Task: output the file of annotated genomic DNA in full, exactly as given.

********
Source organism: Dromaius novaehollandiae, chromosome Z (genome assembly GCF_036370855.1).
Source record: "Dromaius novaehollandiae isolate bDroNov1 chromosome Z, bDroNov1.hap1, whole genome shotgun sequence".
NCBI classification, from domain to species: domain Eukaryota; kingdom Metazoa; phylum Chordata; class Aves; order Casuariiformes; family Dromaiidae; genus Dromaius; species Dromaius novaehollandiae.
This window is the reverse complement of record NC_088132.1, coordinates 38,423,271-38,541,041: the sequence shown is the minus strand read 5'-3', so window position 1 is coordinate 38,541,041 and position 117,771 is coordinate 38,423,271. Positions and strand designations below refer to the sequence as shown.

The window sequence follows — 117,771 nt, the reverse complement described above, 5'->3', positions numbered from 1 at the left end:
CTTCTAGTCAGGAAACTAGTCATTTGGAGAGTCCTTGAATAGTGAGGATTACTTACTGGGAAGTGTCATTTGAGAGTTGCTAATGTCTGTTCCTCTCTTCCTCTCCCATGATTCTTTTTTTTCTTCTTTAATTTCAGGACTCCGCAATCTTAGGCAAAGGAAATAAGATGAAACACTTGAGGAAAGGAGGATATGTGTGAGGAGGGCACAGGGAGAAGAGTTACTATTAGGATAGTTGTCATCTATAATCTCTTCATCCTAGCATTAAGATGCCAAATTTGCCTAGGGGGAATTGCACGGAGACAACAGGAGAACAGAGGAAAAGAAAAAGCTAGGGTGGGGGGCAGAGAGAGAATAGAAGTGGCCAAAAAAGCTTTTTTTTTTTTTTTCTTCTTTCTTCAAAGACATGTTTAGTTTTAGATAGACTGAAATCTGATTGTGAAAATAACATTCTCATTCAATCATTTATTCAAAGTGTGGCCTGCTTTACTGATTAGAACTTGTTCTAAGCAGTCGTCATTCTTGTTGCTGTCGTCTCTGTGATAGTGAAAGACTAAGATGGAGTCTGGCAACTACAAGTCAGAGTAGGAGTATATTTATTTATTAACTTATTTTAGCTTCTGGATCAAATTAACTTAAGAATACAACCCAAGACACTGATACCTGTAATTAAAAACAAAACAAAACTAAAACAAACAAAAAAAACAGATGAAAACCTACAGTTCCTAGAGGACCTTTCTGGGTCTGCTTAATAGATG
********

Source organism: Dromaius novaehollandiae, chromosome Z (genome assembly GCF_036370855.1).
Source record: "Dromaius novaehollandiae isolate bDroNov1 chromosome Z, bDroNov1.hap1, whole genome shotgun sequence".
NCBI classification, from domain to species: domain Eukaryota; kingdom Metazoa; phylum Chordata; class Aves; order Casuariiformes; family Dromaiidae; genus Dromaius; species Dromaius novaehollandiae.
This window is the reverse complement of record NC_088132.1, coordinates 38,423,271-38,541,041: the sequence shown is the minus strand read 5'-3', so window position 1 is coordinate 38,541,041 and position 117,771 is coordinate 38,423,271. Positions and strand designations below refer to the sequence as shown.

The window sequence follows — 117,771 nt, the reverse complement described above, 5'->3', positions numbered from 1 at the left end:
CTTCTAGTCAGGAAACTAGTCATTTGGAGAGTCCTTGAATAGTGAGGATTACTTACTGGGAAGTGTCATTTGAGAGTTGCTAATGTCTGTTCCTCTCTTCCTCTCCCATGATTCTTTTTTTTCTTCTTTAATTTCAGGACTCCGCAATCTTAGGCAAAGGAAATAAGATGAAACACTTGAGGAAAGGAGGATATGTGTGAGGAGGGCACAGGGAGAAGAGTTACTATTAGGATAGTTGTCATCTATAATCTCTTCATCCTAGCATTAAGATGCCAAATTTGCCTAGGGGGAATTGCACGGAGACAACAGGAGAACAGAGGAAAAGAAAAAGCTAGGGTGGGGGGCAGAGAGAGAATAGAAGTGGCCAAAAAAGCTTTTTTTTTTTTTTTCTTCTTTCTTCAAAGACATGTTTAGTTTTAGATAGACTGAAATCTGATTGTGAAAATAACATTCTCATTCAATCATTTATTCAAAGTGTGGCCTGCTTTACTGATTAGAACTTGTTCTAAGCAGTCGTCATTCTTGTTGCTGTCGTCTCTGTGATAGTGAAAGACTAAGATGGAGTCTGGCAACTACAAGTCAGAGTAGGAGTATATTTATTTATTAACTTATTTTAGCTTCTGGATCAAATTAACTTAAGAATACAACCCAAGACACTGATACCTGTAATTAAAAACAAAACAAAACTAAAACAAACAAAAAAAACAGATGAAAACCTACAGTTCCTAGAGGACCTTTCTGGGTCTGCTTAATAGATG